Cast: Tom Hardy, Michelle Williams, Riz Ahmed
Director: Reuben FleischerAs far as superhero films go, Venom isn’t the poison pill that most recent DC films have been, but it’s still a universe away from Marvel (it should be noted here that Venom is actually a Marvel character, the rights of whom or which belong to Sony. Business amirite?).
I shan’t provide you with a synopsis of the film here, mostly because that would end up being more thought out than the actual film’s narrative but suffice to say Tom Hardy plays an investigative journalist who loses his job, fiancée (an ever-excellent Michelle Williams) and apartment after he gets fired for getting on the wrong side of a tech titan (his fiancée also loses her job as a result of his impetuousness, but this smidgeon a fact is brushed aside like a MeToo allegation). He then gets infected by an alien parasite (don’t ask) and becomes a superhuman/alien, shape-shifting entity with an unfortunate appetite for living things and the violence that usually accompanies such cravings.
The script is piecemeal, jumping from scene to sequence without bothering to provide connective tissue (and issues) between, with character motivations and intentions being squeezed into the last 45 minutes or so. The hour and a half preceding it is a rambling quasi-narrative of Eddie Brock the person and Venom, the Symbiote who so fantastically violates Said Brock’s personal space.And that is fine, if the intention of a film is to establish a foundation for a franchise. That’s exactly what Deadpool did, and nobody complained (too much) about it, because Deadpool wasn’t trying to save the world or anything, he was just on a revenge rampage, and so the makers had plenty of space to flesh out his character.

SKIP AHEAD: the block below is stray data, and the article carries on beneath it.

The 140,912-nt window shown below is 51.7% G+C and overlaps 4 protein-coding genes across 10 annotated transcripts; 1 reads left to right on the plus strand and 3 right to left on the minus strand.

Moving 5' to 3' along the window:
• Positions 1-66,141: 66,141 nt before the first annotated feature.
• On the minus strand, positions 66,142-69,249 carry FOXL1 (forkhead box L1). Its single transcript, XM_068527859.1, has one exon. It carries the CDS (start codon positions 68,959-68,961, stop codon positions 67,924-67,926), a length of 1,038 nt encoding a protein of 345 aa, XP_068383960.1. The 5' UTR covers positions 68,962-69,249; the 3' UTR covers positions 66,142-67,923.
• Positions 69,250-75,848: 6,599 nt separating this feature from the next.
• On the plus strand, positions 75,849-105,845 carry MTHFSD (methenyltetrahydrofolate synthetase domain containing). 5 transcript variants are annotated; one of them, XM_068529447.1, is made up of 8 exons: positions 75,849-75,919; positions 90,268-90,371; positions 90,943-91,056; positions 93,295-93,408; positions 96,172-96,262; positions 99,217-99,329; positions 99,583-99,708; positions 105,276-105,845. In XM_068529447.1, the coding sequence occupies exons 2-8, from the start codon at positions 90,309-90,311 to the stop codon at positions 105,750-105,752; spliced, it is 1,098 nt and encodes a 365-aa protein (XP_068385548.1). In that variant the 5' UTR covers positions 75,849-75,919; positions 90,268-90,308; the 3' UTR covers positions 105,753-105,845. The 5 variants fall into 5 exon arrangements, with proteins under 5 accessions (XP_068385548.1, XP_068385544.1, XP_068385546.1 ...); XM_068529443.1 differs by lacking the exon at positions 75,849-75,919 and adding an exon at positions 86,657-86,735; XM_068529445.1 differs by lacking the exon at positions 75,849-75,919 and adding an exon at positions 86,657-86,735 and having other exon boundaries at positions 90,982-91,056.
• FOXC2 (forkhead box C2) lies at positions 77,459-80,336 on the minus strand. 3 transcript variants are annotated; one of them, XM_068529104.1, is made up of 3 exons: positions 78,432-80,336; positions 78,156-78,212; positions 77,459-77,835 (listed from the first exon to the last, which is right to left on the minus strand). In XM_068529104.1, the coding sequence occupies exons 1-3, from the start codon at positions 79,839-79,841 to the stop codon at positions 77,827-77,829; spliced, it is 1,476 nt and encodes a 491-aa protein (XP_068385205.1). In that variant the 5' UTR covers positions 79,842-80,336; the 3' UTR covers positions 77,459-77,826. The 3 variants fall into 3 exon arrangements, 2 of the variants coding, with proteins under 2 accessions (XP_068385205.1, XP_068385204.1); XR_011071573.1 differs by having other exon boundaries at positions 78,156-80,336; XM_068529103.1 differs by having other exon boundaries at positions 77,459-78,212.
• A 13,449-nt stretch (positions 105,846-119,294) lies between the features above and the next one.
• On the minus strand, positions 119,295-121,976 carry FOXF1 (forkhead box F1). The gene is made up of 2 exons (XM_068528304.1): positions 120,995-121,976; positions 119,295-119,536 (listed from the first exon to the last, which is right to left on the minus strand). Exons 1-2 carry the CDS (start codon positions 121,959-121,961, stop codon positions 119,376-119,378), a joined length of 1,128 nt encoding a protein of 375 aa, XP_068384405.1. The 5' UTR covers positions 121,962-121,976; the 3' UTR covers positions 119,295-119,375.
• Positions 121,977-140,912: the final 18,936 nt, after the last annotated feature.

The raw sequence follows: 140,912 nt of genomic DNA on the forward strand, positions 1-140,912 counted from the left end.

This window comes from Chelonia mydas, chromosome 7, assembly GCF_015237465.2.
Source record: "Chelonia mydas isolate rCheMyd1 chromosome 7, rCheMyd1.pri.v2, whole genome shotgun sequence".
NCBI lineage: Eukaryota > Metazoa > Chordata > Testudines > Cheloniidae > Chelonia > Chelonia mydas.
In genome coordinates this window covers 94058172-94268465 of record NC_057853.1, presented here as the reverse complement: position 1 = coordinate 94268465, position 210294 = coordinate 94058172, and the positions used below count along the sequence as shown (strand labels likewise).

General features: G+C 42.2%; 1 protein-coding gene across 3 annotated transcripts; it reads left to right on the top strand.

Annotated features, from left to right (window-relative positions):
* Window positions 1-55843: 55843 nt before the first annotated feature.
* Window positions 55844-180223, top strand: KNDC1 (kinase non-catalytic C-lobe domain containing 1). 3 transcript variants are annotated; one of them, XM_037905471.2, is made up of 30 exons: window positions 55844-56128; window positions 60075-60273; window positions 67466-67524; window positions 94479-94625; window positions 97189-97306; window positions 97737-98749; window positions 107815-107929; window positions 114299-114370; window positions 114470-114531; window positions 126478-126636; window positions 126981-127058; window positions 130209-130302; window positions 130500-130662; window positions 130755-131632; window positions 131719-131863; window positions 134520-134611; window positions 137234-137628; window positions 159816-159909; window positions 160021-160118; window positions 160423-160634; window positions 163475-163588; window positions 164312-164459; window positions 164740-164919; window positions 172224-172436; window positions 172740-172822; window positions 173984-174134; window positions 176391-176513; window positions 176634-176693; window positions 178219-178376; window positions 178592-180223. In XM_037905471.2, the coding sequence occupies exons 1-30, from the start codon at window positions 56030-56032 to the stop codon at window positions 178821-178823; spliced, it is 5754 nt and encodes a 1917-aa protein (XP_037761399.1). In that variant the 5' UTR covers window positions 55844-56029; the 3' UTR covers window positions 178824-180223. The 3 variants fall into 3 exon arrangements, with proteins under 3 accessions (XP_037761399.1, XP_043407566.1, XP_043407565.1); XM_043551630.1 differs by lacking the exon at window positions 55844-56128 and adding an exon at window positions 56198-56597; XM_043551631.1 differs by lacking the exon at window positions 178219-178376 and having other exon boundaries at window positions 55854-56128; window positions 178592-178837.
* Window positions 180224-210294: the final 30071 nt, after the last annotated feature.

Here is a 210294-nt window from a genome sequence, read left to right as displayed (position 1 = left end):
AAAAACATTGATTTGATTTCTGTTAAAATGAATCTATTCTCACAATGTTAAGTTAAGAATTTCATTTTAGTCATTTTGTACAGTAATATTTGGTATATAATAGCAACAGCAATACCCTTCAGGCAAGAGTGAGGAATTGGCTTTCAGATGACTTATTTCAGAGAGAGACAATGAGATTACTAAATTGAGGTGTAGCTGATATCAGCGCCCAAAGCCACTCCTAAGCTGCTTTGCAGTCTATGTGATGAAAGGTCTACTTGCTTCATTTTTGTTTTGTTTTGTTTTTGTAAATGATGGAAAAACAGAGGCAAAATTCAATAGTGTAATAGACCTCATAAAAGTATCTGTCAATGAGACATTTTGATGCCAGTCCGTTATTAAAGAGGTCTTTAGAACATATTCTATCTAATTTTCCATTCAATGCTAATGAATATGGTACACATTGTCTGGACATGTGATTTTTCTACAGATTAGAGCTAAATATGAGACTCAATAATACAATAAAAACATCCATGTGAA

Speaking of ineffective villains, Riz Ahmed is disgustingly wasted as Carlton drake, the primary antagonist of most of the film until the apology of a final act. Moving beyond Sony’s pathetic pandering to the concept of diversity by casting a clearly South Asian man as the clearly Anglo-Saxon Carlton Drake, the film tries to portray their baddie as an evil Elon Musk (the script having been written before recent news events) but ends up seeming like a particularly obtuse middle manager with a penchant for trying (and failing) to inspire subordinates and random listeners with his Tedx-type speeches.
Thank deity of choice then for Tom Hardy. His Eddie Brock/Venom and their pitch-perfect ‘best frenemy’ dynamic is the only reason this film doesn’t have a mere one-star rating. Hardy, who’s made something of a career out of breathing life and personality into faceless/masked characters is in his element here (he also does Venom’s gravelly voice). And since the actor has signed off on two more Venom films, we can only hope the (different) makers of those films give Hardy more face(less) time.